Ballindaloch Castle background

The Birthing of a Book

04-03-2014 2 comments

touch not the cat in the bookstoreOur firstborn, Bloodlines Touch Not the Cat, ends with a prologue to the sequel describing a birth.
We never could have guessed how appropriate this would prove to be. Writing a sequel, we have learned, is more challenging than we ever could have anticipated.

Truth be said we never anticipated anything really. ‘Bloodlines’ was an ‘accident’ as it is. An afternoon chat about a dream, turning into a storyline, converted into a short story and eventually turned into a book.

We were sort of surprised ourselves when we were standing in front of the American Book Center on 11.11.11, the night of the launch, staring at both windows of the shop decorated with a display of 20 copies of Bloodlines Touch Not the Cat.

While writing our debut we were faced with the decision whether we wanted to have 300 + or 500 + pages novel.
What we decided in the end was to take out the overflow of ideas and keep them for a sequel.

Our readers responded differently to the effect that had on the storyline.
On the one hand we were told the book was a page turner, with many commenting they ‘couldn’t put it down’.
On the other we’ve had comments of readers regretting they hadn’t learned more about ‘what happened next’ to Katherine and Alexander.
Hopefully it will please both groups to know Bloodlines- Traces will reveal more.

The process of writing a sequel however was just as new to us as writing the first one.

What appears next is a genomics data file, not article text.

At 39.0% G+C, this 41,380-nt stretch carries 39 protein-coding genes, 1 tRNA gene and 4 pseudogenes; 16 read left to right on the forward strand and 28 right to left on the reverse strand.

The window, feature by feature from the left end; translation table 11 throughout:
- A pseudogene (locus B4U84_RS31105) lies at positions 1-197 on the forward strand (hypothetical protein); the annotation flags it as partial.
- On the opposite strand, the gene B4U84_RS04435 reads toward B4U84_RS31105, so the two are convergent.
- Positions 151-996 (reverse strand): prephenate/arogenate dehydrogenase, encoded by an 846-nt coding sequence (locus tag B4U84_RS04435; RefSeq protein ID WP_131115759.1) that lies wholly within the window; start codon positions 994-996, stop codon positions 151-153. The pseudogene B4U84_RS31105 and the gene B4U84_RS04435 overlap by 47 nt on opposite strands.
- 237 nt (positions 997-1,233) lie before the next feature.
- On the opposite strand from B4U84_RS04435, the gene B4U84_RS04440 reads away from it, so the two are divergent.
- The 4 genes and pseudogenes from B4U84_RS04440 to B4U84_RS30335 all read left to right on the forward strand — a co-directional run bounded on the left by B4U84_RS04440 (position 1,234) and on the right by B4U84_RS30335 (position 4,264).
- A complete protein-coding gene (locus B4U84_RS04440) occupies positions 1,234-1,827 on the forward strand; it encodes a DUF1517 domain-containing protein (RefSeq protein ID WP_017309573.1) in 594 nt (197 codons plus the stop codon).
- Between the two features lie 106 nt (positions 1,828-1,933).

Questions rose like: ‘how does one write a sequel, without repeating what happened in the first book’? We also encountered unanticipated mistakes, (especially made in genealogy-writing), like siblings being born too early or too late to play the part we had in mind for them.

Strange as it may sound, what we also learned is that much like with ‘real children’, authors actually never know what their storylines will do.
Characters are like teenagers. They bolt when they don’t agree with the turn their live is taking and more often than not they set out their own path defying their authors well meant intentions.

touch not the cat in the bookstoreAll in all the learning curve was enormous. The one prerequisite to get a book written however was there: we enormously enjoyed it.
Writing has three stages: passion, persistence and production. Produce we did, but then, as they would say in a screenplay, camera changes and in walks the editor…
Uh oh..

We chose Hans Offringa because of the very constructive review he wrote us in Whisky Passion Magazine on Bloodlines Touch Not the Cat (which can be found elsewhere in our list of blogs.)
The feedback he gave us on Bloodlines Traces was just as rewarding with a perfect balance between the authors wanting to get very drunk and forget about the whole thing and eager to get started and implement the improvements.

We’re happy to say we are doing the latter, but – there’s always a but isn’t there- since this is again a learning process, we have decided to postpone publication of Bloodlines Traces to October 2014.

Meanwhile we’ll keep you entertained with blogs on the facts and fiction of Bloodlines – Traces, such as why to this day the guardian and Rupert Murdoch fight over a letter that was send during WW I and the role of Churchill in the Gallipoli disaster, coming soon…and that is for real…

Apologizing for too much enthusiasm, i.e. our promise to publish in April is basically a positive when you think about it. We sincerely hope you’ll bear with us for half a year more.

Ingrid Schippers.



  1. Evelin 20 juli 2014 | 13:37

    And when is the sequel going to be available?? I found Bloodlines – Touch not the cat, read it and want to read the sequel, as I also am curious what happened to Katherine after she left Scotland and what Cathy will do in Scotland.


  2. Jean McKerley McCracken Jean 25 april 2015 | 11:12

    I AM EDWARD MCKERLEY’S GRANDDAUGHTER. Hope to read the book.


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